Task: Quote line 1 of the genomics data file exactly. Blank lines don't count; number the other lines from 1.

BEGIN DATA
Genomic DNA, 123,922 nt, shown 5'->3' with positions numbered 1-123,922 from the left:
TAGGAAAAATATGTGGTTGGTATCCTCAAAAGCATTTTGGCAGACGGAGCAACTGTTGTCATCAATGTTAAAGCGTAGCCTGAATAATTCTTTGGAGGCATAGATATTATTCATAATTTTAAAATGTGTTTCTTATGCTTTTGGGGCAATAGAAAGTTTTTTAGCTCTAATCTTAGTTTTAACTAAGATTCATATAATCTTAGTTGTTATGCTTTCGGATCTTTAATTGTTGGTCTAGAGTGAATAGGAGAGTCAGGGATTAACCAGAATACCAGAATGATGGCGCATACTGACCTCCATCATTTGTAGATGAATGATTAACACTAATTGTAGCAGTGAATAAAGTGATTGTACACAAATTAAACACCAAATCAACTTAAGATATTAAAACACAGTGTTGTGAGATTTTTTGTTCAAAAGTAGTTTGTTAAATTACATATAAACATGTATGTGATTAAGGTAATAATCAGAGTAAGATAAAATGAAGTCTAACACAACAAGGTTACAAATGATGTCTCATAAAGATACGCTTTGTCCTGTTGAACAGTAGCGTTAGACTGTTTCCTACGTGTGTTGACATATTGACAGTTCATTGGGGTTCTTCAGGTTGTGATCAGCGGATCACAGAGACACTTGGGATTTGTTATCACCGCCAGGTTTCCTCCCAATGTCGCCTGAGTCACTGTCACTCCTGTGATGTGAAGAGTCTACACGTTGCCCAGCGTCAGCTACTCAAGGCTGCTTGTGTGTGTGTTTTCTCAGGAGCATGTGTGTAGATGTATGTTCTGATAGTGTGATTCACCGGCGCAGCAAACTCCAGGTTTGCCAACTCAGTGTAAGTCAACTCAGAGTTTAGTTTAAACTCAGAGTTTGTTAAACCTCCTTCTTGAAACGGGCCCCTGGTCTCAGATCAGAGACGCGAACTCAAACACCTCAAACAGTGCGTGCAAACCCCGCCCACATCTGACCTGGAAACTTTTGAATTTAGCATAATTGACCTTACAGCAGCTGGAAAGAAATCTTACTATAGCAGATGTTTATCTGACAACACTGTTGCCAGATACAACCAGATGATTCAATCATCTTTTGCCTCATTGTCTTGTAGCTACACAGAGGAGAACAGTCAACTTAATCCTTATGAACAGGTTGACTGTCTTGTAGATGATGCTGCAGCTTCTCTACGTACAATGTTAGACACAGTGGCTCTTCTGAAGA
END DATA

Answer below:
Genomic DNA, 123,922 nt, shown 5'->3' with positions numbered 1-123,922 from the left: